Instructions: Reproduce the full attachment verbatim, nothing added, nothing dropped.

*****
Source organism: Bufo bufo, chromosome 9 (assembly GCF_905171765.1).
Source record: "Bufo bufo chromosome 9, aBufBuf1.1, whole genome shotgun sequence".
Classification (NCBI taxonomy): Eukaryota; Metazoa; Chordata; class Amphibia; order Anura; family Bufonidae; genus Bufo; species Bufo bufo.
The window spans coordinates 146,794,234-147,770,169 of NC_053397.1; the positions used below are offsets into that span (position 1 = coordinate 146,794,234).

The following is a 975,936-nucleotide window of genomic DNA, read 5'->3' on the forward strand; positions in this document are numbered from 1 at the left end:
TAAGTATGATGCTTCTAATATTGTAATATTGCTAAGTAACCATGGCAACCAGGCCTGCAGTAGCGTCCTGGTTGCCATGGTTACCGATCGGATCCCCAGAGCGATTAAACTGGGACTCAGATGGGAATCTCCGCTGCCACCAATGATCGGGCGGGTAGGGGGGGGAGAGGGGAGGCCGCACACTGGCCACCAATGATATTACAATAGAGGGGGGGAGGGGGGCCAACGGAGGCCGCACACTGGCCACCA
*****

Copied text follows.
Source organism: Bufo bufo, chromosome 9 (assembly GCF_905171765.1).
Source record: "Bufo bufo chromosome 9, aBufBuf1.1, whole genome shotgun sequence".
Classification (NCBI taxonomy): Eukaryota; Metazoa; Chordata; class Amphibia; order Anura; family Bufonidae; genus Bufo; species Bufo bufo.
The window spans coordinates 146,794,234-147,770,169 of NC_053397.1; the positions used below are offsets into that span (position 1 = coordinate 146,794,234).

The following is a 975,936-nucleotide window of genomic DNA, read 5'->3' on the forward strand; positions in this document are numbered from 1 at the left end:
TAAGTATGATGCTTCTAATATTGTAATATTGCTAAGTAACCATGGCAACCAGGCCTGCAGTAGCGTCCTGGTTGCCATGGTTACCGATCGGATCCCCAGAGCGATTAAACTGGGACTCAGATGGGAATCTCCGCTGCCACCAATGATCGGGCGGGTAGGGGGGGGAGAGGGGAGGCCGCACACTGGCCACCAATGATATTACAATAGAGGGGGGGAGGGGGGCCAACGGAGGCCGCACACTGGCCACCA